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October 7, 2013

Going old school for the gardens

TRAVERSE CITY — Martha Dively plans to add kalmia to her Old Mission Peninsula garden next year.

The retired teacher and Master Gardener said after learning that the flowering evergreen shrub was introduced to English gardens from the American colonies in the 1700s, she hopes to grow the native plant in her own garden.

“I had no idea that so many English gardens contained American plants, from as early as the 1620s,” said Dively, who learned about the history of the plant — also known as mountain laurel — during a lecture by author Andrea Wulf at last week’s Botanic Garden Benefit Conference.

Wulf, along with award-winning landscape designers and authors Peter Hatch and Warren Byrd, spoke during the four-day event that benefited Traverse City’s Botanic Garden at Historic Barns Park.

Karen Schmidt, chair of the Botanical Garden Society of Northwest Michigan and event organizer, said she couldn’t be happier with the outcome.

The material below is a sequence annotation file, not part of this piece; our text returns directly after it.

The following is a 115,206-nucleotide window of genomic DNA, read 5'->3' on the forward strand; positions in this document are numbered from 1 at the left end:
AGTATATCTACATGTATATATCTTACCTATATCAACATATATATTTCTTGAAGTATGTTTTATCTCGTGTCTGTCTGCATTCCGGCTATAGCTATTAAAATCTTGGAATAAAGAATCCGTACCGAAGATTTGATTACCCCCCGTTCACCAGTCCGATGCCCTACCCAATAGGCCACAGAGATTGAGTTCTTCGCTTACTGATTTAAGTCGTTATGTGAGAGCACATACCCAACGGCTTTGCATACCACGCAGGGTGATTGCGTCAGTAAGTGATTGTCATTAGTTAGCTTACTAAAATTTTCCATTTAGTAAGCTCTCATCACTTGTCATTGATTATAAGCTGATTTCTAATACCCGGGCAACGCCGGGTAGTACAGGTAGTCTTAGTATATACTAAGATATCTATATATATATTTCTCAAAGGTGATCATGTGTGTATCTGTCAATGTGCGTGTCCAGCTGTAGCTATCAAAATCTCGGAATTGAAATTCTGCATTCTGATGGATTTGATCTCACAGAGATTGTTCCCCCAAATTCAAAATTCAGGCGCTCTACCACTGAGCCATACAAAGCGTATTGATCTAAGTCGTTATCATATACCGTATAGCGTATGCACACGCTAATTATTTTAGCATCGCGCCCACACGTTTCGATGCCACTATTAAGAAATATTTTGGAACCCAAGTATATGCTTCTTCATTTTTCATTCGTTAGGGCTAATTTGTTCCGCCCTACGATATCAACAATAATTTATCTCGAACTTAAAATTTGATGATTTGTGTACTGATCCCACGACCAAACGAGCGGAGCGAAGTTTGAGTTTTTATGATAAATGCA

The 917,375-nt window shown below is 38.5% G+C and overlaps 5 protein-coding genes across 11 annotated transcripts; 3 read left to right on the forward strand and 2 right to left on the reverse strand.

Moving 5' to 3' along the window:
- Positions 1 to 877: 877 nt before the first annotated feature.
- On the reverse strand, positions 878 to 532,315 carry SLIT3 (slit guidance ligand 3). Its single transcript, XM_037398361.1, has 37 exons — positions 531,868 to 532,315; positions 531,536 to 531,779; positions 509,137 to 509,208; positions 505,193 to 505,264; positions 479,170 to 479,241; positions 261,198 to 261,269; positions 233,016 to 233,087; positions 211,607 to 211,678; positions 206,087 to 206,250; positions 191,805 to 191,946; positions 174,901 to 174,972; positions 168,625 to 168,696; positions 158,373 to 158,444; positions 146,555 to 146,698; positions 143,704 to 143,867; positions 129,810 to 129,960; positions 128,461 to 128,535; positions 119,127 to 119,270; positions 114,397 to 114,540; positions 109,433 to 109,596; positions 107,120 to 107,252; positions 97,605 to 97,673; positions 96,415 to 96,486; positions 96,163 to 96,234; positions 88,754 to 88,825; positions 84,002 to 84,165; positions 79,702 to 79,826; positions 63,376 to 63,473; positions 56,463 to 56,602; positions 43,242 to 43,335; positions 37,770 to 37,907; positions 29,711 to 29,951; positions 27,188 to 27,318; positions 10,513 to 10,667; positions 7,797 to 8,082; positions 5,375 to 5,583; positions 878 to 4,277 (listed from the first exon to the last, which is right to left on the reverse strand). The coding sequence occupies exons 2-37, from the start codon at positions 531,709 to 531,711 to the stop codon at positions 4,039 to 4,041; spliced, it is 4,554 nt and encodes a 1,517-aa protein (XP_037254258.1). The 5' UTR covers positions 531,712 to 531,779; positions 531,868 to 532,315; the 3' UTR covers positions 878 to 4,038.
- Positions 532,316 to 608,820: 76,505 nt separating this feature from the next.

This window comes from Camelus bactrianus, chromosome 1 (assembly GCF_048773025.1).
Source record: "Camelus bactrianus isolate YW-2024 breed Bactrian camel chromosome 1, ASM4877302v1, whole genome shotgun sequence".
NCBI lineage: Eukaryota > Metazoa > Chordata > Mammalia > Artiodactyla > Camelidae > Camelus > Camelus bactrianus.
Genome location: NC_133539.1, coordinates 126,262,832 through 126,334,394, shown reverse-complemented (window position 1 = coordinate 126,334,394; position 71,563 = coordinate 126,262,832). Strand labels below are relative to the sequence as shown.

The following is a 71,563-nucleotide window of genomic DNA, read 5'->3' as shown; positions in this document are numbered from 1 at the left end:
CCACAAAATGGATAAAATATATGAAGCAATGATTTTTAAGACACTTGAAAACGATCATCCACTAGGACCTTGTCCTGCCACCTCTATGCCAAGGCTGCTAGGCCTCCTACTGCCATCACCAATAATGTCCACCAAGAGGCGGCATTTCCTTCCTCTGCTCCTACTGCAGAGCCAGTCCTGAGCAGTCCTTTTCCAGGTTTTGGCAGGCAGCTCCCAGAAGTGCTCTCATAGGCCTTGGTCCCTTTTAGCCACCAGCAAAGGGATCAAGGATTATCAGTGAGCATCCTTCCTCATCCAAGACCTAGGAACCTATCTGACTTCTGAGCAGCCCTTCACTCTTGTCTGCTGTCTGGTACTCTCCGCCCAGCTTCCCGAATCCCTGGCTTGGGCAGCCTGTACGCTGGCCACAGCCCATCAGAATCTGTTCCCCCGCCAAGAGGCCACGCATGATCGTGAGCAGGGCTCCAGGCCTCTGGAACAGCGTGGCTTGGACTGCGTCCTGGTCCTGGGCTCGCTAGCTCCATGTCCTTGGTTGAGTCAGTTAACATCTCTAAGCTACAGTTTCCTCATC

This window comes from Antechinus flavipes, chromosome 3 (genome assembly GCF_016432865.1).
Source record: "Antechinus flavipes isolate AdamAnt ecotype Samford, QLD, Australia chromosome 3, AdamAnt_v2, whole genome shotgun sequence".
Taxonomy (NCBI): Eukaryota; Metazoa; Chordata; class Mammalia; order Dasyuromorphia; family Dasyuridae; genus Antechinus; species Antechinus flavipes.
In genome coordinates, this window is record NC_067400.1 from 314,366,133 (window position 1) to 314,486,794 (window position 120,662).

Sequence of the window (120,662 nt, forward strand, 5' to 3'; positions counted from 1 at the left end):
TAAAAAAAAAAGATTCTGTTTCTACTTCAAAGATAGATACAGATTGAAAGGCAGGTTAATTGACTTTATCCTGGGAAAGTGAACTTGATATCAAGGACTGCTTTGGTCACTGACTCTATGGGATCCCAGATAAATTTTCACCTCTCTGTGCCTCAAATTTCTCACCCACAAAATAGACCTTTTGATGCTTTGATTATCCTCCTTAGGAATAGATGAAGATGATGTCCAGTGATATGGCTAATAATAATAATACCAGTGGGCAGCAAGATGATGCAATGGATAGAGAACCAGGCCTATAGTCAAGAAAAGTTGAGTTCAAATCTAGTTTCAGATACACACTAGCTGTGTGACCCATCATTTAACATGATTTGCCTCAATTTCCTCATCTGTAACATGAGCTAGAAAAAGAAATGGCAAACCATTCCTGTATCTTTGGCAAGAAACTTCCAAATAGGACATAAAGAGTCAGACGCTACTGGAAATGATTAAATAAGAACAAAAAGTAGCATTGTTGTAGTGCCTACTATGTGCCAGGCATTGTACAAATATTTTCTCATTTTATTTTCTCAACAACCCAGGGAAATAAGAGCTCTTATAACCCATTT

“There were folks that came for one session and ended up staying for the whole conference; everything was so interesting,” she said.

More than 80 people, from as far away as Ohio, attended one or more of the programs that focused on subjects including “Thomas Jefferson’s Revolutionary Garden: The Vegetables of Monticello,” “Reclaiming Lost Histories in New Landscapes: Jefferson to Olmsted and Founding Gardeners,” and “The Revolutionary Generation, Nature and Shaping of the American Nation.”

“We were kind of breathless for a while when Wulf spoke about the impact farming and gardening had on our first four presidents,” Schmidt said.

“All three speakers made a strong statement about the role of gardens and why they are so critical in our communities,” she said.

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